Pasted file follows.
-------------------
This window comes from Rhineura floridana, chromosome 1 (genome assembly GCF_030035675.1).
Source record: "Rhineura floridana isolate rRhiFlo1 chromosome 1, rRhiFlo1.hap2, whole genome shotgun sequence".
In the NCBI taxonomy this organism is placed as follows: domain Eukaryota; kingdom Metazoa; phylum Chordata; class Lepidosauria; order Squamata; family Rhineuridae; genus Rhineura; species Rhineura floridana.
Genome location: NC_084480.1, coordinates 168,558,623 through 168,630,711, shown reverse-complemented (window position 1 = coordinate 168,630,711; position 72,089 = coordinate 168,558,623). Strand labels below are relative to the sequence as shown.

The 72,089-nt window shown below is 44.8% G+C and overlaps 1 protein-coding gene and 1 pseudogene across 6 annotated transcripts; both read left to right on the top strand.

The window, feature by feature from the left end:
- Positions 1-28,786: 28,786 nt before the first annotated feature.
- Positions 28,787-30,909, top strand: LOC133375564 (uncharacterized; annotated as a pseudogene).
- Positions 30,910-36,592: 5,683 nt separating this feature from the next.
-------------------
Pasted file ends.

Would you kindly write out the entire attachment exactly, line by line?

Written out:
This window comes from Rhineura floridana, chromosome 1 (genome assembly GCF_030035675.1).
Source record: "Rhineura floridana isolate rRhiFlo1 chromosome 1, rRhiFlo1.hap2, whole genome shotgun sequence".
In the NCBI taxonomy this organism is placed as follows: domain Eukaryota; kingdom Metazoa; phylum Chordata; class Lepidosauria; order Squamata; family Rhineuridae; genus Rhineura; species Rhineura floridana.
Genome location: NC_084480.1, coordinates 168,558,623 through 168,630,711, shown reverse-complemented (window position 1 = coordinate 168,630,711; position 72,089 = coordinate 168,558,623). Strand labels below are relative to the sequence as shown.

The 72,089-nt window shown below is 44.8% G+C and overlaps 1 protein-coding gene and 1 pseudogene across 6 annotated transcripts; both read left to right on the top strand.

The window, feature by feature from the left end:
- Positions 1-28,786: 28,786 nt before the first annotated feature.
- Positions 28,787-30,909, top strand: LOC133375564 (uncharacterized; annotated as a pseudogene).
- Positions 30,910-36,592: 5,683 nt separating this feature from the next.